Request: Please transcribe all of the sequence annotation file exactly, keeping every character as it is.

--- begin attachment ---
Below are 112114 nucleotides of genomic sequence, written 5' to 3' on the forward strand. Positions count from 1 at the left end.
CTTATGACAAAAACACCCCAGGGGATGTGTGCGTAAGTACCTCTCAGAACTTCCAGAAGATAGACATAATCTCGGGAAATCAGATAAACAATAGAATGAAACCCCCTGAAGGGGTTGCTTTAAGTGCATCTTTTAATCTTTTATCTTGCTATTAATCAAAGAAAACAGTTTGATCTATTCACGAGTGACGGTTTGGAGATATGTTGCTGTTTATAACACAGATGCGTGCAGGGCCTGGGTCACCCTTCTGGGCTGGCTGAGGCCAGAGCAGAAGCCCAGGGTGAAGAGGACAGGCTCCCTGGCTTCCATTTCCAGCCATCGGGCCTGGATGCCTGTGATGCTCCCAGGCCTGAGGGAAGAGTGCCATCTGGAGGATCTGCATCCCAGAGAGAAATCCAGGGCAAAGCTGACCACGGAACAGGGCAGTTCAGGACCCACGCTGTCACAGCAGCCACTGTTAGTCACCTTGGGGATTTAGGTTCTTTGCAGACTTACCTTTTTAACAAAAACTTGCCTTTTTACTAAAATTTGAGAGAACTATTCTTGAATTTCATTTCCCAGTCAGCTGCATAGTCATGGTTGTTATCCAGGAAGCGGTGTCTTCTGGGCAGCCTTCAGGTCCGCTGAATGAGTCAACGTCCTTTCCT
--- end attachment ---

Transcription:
Below are 112114 nucleotides of genomic sequence, written 5' to 3' on the forward strand. Positions count from 1 at the left end.
CTTATGACAAAAACACCCCAGGGGATGTGTGCGTAAGTACCTCTCAGAACTTCCAGAAGATAGACATAATCTCGGGAAATCAGATAAACAATAGAATGAAACCCCCTGAAGGGGTTGCTTTAAGTGCATCTTTTAATCTTTTATCTTGCTATTAATCAAAGAAAACAGTTTGATCTATTCACGAGTGACGGTTTGGAGATATGTTGCTGTTTATAACACAGATGCGTGCAGGGCCTGGGTCACCCTTCTGGGCTGGCTGAGGCCAGAGCAGAAGCCCAGGGTGAAGAGGACAGGCTCCCTGGCTTCCATTTCCAGCCATCGGGCCTGGATGCCTGTGATGCTCCCAGGCCTGAGGGAAGAGTGCCATCTGGAGGATCTGCATCCCAGAGAGAAATCCAGGGCAAAGCTGACCACGGAACAGGGCAGTTCAGGACCCACGCTGTCACAGCAGCCACTGTTAGTCACCTTGGGGATTTAGGTTCTTTGCAGACTTACCTTTTTAACAAAAACTTGCCTTTTTACTAAAATTTGAGAGAACTATTCTTGAATTTCATTTCCCAGTCAGCTGCATAGTCATGGTTGTTATCCAGGAAGCGGTGTCTTCTGGGCAGCCTTCAGGTCCGCTGAATGAGTCAACGTCCTTTCCT